My previous concerns about getting the kids to bed seemed trivial at this point. On the drive home I felt sorry for the loss of this man's life, yet so grateful that we were a few seconds behind him when he crashed. Instead of potentially being involved in the accident, we were able to stop and help out. And, I had the rare opportunity to see my firefighter at work. I realized then and there that I could never do his job. And I realized how incredibly grateful I am that there are people out there who can do it!
My firefighter does NOT like cooked carrots. Except these cooked carrots. I took them to the fire station one evening and apparently they were still the topic of discussion the next day. They're that good. It's one of the few dishes that everyone in our house thoroughly enjoys. And it's such a simple recipe! I'm all for simple, delicious recipes that don't require a multitude of ingredients.
The key is the buttery, sweet glaze that forms in the cooking process. This is my mom's variation of a recipe from the classic Joy of Cooking book.
Thank you, Irma Rombauer, for teaching me so many cooking basics.
2 lbs baby carrots or peeled, sliced carrots 6 tbsp butter or margarine 3 tbsp sugar 3/4 tsp salt 1 tsp parsley flakes Approximately 2 cups water
The trick is knowing how hot your stove cooks, and knowing how much water you'll need. The goal is to get the water to boil away in the span of 20 - 25 minutes. If it takes too long to boil away, the carrots will be mushy. Not enough water will shorten the cooking time and leave the carrots too crunchy.
Combine all of the ingredients in a large sauce pan, on high heat. Set a timer for 20 minutes. That's it. I told you it was simple!
Bring to a rolling boil.
Here's my little guy waiting for the carrots to cook, trying to touch the lens. And no, he's not wearing a shirt. He's a stripper. We love him anyway. It's hard not to love those big brown eyes, especially since they're just like gazing into his father's eyes.
This is about 10 minutes into the cooking time.
The carrots are just about done here. I like to push them away from the sides of the pan at this point so that they don't burn.
Oooh, look at that buttery glaze. Done! The carrots are finished when they start sizzling in the butter mixture left at the bottom of the pan. If you are at the 20 minute mark and there's still a lot of water, scoop out the carrots and boil down the glaze until it reaches the consistency in the photo above. If the carrots start sizzling before the 20 minutes are up, add a little bit more water - maybe 1/4 cup - to extend the cooking time as needed.
In the fire service, it helps to have a command presence. When a firefighter rolls on scene of a car accident or shows up at the house of a panic-ridden family worried about their loved one, they see the firefighter as someone who knows what he's doing and how to help. They WANT him to know it all. My firefighter has a great command presence, and has the ability to make people feel safe and taken care of. And as the medic, he's often in charge of directing the other firefighters too. I love watching him work, he does a great job of staying calm, helping others to stay calm, and working quickly and accurately. I've been told he whistles and jokes with his patients to ease their stress. I'm sure it helps their stress that he's lightning fast and precise with putting in the IV, too.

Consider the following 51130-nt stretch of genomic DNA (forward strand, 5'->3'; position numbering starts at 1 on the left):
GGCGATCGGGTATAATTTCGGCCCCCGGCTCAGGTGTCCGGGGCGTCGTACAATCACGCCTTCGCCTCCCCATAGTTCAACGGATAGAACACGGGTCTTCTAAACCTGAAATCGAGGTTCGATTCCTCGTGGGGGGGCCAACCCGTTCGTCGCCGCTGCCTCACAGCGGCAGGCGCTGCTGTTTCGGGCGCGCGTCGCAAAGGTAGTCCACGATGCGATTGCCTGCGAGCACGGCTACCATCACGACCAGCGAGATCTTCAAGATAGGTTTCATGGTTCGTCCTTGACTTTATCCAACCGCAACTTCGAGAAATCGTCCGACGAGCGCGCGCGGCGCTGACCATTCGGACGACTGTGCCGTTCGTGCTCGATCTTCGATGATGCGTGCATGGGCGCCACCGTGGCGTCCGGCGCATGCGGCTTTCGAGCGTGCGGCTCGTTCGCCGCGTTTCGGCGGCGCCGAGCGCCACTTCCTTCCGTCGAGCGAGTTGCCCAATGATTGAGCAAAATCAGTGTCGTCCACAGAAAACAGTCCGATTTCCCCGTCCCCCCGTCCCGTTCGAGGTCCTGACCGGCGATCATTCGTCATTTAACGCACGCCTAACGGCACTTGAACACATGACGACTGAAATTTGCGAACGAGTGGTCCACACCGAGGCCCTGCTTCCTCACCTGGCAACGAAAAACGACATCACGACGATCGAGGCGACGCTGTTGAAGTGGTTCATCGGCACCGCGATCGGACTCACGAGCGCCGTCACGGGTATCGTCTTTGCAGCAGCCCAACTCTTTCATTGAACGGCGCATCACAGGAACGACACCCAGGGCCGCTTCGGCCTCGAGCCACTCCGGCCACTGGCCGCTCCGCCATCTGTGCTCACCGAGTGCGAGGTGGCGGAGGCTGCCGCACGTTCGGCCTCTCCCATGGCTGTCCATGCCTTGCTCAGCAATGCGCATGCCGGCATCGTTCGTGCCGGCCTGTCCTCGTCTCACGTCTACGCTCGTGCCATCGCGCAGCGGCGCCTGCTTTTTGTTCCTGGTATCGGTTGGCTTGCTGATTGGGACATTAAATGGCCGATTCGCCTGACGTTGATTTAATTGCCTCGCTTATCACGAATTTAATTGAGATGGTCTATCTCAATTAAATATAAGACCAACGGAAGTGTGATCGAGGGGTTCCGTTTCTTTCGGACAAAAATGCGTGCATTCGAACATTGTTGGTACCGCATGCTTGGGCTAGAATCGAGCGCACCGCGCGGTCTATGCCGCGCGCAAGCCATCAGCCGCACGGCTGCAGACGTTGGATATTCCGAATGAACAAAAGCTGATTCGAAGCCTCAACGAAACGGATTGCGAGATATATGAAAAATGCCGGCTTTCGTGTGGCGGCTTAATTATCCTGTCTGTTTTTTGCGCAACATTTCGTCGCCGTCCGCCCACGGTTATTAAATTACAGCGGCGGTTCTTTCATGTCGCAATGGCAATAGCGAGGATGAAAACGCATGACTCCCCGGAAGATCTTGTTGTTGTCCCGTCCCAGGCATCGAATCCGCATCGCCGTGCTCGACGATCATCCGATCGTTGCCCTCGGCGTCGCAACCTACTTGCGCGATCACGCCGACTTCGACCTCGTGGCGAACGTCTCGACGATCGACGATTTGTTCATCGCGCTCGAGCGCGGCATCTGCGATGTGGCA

While I don't often get to see what he does on the job, I do see it in action at home. The whole command presence thing works great on the kids! How come children never listen to mom the same way they listen to dad? I guess my voice isn't low enough. As far as the know-it-all aspect of his job making it's way home... I give him a hard time about that... but I do it out of love. Love you, honey!
The guys at the station do a lot of training in their free time. My firefighter is in the academy right now for his new department and comes home with all sorts of bumps and bruises from their activities. The worst person to be in a simulated rescue is the victim. Firefighters train to get the victim out quickly and alive - not necessarily gently. Here is an example of a training exercise from his old department, as documented by my firefighter:
I'm playing engineer. Greg and I did this training the day before.
Tom grabbing the rotary saw.
Greg enjoying the show.
Aaron getting ready to be our downed firefighter.
Andy and Tom getting ready to advance the line to the far side of the building.
Aaron overseeing their progress.
Tom had to crawl with the rotary saw to the nozzle.
Andy flowing some water.
We now have a simulated firefighter down.
Andy and Tom have to work together to crawl out with the downed firefighter. It's tougher than it looks.
Once out of the building we simulated a full arrest. Since Tom is a paramedic student this was fun for me to watch.
"Um...I think I'm supposed to do this....I think."
"Ah well. He's gone. Let's go get lunch."
Actually Tom and Andy did a great job on this drill. They had to grab a multitude of tools, swing the axe 50 times, crawl a bunch, go through two air bottles and were still able to perform a decent full arrest scenario. In my experience the hardest time to do medical assessments is when you just did a ton of physical exertion and you're tired. You have to be able to run on autopilot at that point.